If you need some additional income during your retirement, you may want to turn to a reverse mortgage. A jumbo reverse mortgage is specifically available for owners of high-value homes who want to pay off their initial mortgage or improve their cash flow during retirement. However, you need to do your research to find the best financial solution for your personal situation. Find out how a jumbo reverse mortgage works to determine if it’s the right financing option for you.
What Is a Jumbo Reverse Mortgage?
A jumbo reverse mortgage is a loan that enables owners of high-value homes to access a larger portion of their equity than they can with a HECM or regular home equity loan. Since it isn’t federally insured, this type of financing doesn’t need to comply with the Federal Housing Authority (FHA) mortgage limit, which is $765,600 in 2020. In some cases, a jumbo reverse mortgage may have a loan limit of up to millions of dollars.
Jumbo reverse mortgages were first introduced in the mid-2000s, but they disappeared after the housing market crashed in 2008. Then, they made a comeback in 2014 after home prices rebounded. Today, these mortgages still account for only a small portion of the reverse mortgage market because they’re only meant for people who own homes valued above the FHA limit.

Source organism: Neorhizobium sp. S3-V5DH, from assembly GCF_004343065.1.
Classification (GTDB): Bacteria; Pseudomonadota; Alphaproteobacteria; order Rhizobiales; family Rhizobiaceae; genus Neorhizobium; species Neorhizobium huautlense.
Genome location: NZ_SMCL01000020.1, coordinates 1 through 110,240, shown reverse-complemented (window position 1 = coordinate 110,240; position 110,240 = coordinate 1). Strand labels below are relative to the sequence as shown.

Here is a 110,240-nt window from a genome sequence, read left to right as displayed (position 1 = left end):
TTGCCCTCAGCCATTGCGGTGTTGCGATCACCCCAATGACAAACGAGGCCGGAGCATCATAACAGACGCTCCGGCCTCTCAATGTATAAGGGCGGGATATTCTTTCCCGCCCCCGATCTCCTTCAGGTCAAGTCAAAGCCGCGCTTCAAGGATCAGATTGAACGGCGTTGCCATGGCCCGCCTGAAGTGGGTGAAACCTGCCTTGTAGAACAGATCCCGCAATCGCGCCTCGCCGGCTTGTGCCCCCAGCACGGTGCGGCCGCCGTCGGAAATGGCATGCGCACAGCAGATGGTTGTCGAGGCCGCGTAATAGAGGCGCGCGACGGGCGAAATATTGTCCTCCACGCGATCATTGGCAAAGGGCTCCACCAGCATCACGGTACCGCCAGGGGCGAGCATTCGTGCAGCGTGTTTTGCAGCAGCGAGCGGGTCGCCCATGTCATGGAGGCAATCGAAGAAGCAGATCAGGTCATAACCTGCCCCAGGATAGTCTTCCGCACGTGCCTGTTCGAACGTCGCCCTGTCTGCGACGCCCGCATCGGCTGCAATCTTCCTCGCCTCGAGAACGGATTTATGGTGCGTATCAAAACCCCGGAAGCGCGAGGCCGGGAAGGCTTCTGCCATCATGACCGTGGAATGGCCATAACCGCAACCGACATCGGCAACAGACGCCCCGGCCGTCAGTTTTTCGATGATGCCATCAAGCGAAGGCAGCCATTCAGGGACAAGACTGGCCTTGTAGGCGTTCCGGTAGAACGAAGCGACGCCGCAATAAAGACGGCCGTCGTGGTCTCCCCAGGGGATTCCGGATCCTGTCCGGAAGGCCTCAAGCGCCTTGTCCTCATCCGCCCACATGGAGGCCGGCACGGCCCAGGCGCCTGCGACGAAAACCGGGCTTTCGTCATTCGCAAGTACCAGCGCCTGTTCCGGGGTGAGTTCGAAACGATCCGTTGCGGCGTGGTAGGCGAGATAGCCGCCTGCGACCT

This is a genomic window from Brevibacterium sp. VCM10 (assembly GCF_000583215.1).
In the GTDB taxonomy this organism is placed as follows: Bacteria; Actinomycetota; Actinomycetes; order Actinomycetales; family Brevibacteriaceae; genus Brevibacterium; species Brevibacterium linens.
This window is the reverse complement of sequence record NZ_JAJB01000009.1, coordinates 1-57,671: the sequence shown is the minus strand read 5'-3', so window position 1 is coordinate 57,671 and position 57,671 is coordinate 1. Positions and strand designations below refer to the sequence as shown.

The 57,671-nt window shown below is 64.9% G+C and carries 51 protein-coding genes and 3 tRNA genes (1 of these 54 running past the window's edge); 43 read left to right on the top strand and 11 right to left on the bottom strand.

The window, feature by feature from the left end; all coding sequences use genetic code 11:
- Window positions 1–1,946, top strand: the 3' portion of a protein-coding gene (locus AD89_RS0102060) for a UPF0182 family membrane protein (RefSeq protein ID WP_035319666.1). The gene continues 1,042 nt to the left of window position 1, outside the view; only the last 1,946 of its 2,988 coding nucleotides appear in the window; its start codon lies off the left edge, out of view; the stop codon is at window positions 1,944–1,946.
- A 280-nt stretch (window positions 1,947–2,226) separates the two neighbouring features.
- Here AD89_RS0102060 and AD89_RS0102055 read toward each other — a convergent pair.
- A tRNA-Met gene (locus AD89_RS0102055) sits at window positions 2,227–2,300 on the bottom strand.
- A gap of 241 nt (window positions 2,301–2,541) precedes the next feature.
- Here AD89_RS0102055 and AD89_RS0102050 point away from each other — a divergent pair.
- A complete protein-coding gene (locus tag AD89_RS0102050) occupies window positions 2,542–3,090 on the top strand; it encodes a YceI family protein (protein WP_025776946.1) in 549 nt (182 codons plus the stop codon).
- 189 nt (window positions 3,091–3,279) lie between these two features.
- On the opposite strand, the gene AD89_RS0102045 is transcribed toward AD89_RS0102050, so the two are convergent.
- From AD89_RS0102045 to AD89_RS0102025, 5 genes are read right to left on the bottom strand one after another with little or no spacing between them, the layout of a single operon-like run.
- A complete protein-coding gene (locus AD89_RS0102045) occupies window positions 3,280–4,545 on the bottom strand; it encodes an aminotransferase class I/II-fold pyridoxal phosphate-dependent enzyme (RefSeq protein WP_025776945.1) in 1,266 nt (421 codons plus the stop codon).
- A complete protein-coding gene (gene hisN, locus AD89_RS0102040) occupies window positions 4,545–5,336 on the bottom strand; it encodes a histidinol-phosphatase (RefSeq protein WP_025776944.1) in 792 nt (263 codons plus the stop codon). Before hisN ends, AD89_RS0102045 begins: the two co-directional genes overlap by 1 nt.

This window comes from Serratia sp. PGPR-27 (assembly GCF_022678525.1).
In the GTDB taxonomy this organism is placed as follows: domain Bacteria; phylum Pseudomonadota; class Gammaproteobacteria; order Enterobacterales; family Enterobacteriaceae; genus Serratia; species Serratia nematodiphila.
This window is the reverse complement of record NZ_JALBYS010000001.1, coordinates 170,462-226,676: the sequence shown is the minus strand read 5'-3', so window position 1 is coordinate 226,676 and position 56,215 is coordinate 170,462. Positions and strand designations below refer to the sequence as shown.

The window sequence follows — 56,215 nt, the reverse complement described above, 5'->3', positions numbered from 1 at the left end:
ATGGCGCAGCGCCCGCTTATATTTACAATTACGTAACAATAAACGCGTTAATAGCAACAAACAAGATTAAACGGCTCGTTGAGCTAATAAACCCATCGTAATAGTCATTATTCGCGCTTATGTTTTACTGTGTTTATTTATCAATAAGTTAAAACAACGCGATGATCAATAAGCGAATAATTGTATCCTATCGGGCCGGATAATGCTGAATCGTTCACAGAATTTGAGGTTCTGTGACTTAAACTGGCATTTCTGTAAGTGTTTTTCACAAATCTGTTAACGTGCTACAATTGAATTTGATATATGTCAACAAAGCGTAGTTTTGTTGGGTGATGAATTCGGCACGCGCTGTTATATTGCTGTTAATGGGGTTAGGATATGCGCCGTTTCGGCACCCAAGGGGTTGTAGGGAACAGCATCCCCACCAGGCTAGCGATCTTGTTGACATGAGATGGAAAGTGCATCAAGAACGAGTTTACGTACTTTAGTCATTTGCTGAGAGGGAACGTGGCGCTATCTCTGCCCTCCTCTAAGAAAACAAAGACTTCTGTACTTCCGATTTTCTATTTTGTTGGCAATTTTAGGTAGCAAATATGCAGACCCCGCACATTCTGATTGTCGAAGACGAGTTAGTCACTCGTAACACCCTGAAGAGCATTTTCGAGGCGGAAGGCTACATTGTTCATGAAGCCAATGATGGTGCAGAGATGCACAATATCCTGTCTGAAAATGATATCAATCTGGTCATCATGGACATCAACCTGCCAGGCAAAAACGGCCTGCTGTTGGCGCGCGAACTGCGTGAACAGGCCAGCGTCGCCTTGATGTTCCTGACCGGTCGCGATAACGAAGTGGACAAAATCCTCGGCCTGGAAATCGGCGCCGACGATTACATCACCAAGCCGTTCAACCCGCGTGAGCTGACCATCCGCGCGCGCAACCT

How Jumbo Reverse Mortgage Works
A jumbo reverse mortgage works in the same way as a traditional reverse mortgage. You aren’t required to make monthly payments, but instead, your mortgage balance will grow over time. The loan balance is due when you move out of your property, either by selling it, relocating to an assisted-care facility, or passing away. However, you can also choose to pay off your loan balance at any time before the end of your mortgage term.
Pros and Cons of a Jumbo Reverse Mortgage
A jumbo reverse mortgage offers many benefits over a HECM or home equity loan, but it also has a number of drawbacks you should be aware of. The following are the pros and cons of getting a jumbo reverse mortgage:
- High loan limit: If you decide to take out a jumbo reverse mortgage, you can potentially borrow hundreds of thousands of dollars more than the loan limit of a HECM. With a larger amount of money at your disposal, you’ll have more control over your cash flow, assets, and investments.
- No restrictions on the use of proceeds: You have the freedom to use the proceeds from a jumbo reverse mortgage any way you want. You can use the funds to pay for home improvements, buy a vacation home, cover medical expenses, finance your child’s college education, consolidate your debts, or reduce the need to take distributions from your investment portfolio.
- No insurance premiums: Since a jumbo reverse mortgage isn’t an FHA-guaranteed product, you don’t have to pay upfront or monthly mortgage insurance premiums.
- Non-recourse loan: In most (but not all) cases, a jumbo reverse mortgage is a non-recourse loan. This means you aren’t required to pay the difference if your loan balance is higher than the value of your home. Your lender has to absorb the loss on their own.